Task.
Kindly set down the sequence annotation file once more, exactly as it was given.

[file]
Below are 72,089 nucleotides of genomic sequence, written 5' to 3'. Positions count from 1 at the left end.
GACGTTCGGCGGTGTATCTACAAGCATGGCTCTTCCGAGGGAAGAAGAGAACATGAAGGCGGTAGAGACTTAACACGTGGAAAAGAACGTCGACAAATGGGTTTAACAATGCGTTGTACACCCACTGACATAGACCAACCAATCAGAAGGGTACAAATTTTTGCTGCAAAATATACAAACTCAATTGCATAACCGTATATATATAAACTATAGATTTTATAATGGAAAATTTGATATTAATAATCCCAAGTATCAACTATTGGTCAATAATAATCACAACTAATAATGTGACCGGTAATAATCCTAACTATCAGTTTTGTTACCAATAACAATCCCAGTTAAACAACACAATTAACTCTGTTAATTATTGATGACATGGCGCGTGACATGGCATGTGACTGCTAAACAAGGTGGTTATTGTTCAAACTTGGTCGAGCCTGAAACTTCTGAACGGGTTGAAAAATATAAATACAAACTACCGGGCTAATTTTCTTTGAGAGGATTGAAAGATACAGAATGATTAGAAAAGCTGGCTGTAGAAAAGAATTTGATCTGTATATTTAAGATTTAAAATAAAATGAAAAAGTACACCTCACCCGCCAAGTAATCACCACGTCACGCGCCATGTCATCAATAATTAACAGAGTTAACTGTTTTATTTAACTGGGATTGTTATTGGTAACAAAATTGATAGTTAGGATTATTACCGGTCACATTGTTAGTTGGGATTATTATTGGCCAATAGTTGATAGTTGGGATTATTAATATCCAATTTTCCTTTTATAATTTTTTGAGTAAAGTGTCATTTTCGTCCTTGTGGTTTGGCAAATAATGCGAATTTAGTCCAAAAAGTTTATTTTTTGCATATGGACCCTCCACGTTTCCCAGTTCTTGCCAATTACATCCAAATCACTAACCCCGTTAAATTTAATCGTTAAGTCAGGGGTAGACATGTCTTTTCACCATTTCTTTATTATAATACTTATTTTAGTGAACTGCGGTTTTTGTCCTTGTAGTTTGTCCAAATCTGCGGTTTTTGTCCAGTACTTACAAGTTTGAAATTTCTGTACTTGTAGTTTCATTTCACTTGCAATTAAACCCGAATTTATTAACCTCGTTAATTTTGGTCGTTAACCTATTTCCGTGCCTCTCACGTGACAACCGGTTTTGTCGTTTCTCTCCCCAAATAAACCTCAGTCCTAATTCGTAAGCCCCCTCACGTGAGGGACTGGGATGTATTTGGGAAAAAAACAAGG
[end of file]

Below are 72,089 nucleotides of genomic sequence, written 5' to 3'. Positions count from 1 at the left end.
GACGTTCGGCGGTGTATCTACAAGCATGGCTCTTCCGAGGGAAGAAGAGAACATGAAGGCGGTAGAGACTTAACACGTGGAAAAGAACGTCGACAAATGGGTTTAACAATGCGTTGTACACCCACTGACATAGACCAACCAATCAGAAGGGTACAAATTTTTGCTGCAAAATATACAAACTCAATTGCATAACCGTATATATATAAACTATAGATTTTATAATGGAAAATTTGATATTAATAATCCCAAGTATCAACTATTGGTCAATAATAATCACAACTAATAATGTGACCGGTAATAATCCTAACTATCAGTTTTGTTACCAATAACAATCCCAGTTAAACAACACAATTAACTCTGTTAATTATTGATGACATGGCGCGTGACATGGCATGTGACTGCTAAACAAGGTGGTTATTGTTCAAACTTGGTCGAGCCTGAAACTTCTGAACGGGTTGAAAAATATAAATACAAACTACCGGGCTAATTTTCTTTGAGAGGATTGAAAGATACAGAATGATTAGAAAAGCTGGCTGTAGAAAAGAATTTGATCTGTATATTTAAGATTTAAAATAAAATGAAAAAGTACACCTCACCCGCCAAGTAATCACCACGTCACGCGCCATGTCATCAATAATTAACAGAGTTAACTGTTTTATTTAACTGGGATTGTTATTGGTAACAAAATTGATAGTTAGGATTATTACCGGTCACATTGTTAGTTGGGATTATTATTGGCCAATAGTTGATAGTTGGGATTATTAATATCCAATTTTCCTTTTATAATTTTTTGAGTAAAGTGTCATTTTCGTCCTTGTGGTTTGGCAAATAATGCGAATTTAGTCCAAAAAGTTTATTTTTTGCATATGGACCCTCCACGTTTCCCAGTTCTTGCCAATTACATCCAAATCACTAACCCCGTTAAATTTAATCGTTAAGTCAGGGGTAGACATGTCTTTTCACCATTTCTTTATTATAATACTTATTTTAGTGAACTGCGGTTTTTGTCCTTGTAGTTTGTCCAAATCTGCGGTTTTTGTCCAGTACTTACAAGTTTGAAATTTCTGTACTTGTAGTTTCATTTCACTTGCAATTAAACCCGAATTTATTAACCTCGTTAATTTTGGTCGTTAACCTATTTCCGTGCCTCTCACGTGACAACCGGTTTTGTCGTTTCTCTCCCCAAATAAACCTCAGTCCTAATTCGTAAGCCCCCTCACGTGAGGGACTGGGATGTATTTGGGAAAAAAACAAGG